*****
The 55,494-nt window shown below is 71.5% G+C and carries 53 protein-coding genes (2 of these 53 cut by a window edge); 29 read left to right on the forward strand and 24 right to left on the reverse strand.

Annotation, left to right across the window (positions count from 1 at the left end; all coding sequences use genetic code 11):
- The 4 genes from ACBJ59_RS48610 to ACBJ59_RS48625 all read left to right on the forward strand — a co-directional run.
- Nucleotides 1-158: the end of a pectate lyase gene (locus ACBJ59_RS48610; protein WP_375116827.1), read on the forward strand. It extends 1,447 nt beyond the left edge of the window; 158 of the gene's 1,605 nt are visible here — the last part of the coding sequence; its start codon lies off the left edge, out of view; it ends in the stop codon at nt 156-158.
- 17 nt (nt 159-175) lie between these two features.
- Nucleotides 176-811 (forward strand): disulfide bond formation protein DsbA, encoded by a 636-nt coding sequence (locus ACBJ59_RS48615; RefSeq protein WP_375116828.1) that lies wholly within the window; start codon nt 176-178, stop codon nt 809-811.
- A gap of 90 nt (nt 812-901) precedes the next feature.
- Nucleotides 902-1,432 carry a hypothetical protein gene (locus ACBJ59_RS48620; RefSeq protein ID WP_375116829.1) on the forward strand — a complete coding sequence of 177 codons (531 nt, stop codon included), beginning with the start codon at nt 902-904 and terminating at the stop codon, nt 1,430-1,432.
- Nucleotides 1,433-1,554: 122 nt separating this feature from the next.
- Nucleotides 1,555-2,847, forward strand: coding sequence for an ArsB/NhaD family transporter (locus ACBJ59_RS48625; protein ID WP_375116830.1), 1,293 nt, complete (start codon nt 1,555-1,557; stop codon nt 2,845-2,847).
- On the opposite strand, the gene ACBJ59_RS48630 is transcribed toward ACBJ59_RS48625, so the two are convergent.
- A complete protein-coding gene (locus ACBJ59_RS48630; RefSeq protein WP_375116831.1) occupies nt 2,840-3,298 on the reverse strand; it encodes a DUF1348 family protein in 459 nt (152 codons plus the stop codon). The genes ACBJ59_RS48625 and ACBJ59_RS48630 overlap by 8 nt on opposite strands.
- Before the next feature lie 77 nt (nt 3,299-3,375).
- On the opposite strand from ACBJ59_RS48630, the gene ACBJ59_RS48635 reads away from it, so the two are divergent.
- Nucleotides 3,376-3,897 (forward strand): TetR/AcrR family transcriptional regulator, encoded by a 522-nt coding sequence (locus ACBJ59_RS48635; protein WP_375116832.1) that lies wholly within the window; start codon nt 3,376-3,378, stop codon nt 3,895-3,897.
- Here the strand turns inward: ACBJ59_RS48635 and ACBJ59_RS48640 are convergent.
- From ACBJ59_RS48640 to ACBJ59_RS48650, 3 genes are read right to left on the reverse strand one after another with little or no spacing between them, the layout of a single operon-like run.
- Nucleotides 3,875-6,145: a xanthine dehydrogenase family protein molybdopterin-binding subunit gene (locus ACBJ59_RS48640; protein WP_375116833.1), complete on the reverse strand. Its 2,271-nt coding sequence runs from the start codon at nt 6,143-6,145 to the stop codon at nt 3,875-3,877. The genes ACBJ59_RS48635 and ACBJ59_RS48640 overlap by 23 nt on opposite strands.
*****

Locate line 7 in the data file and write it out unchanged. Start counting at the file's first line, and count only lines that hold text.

- A gap of 90 nt (nt 812-901) precedes the next feature.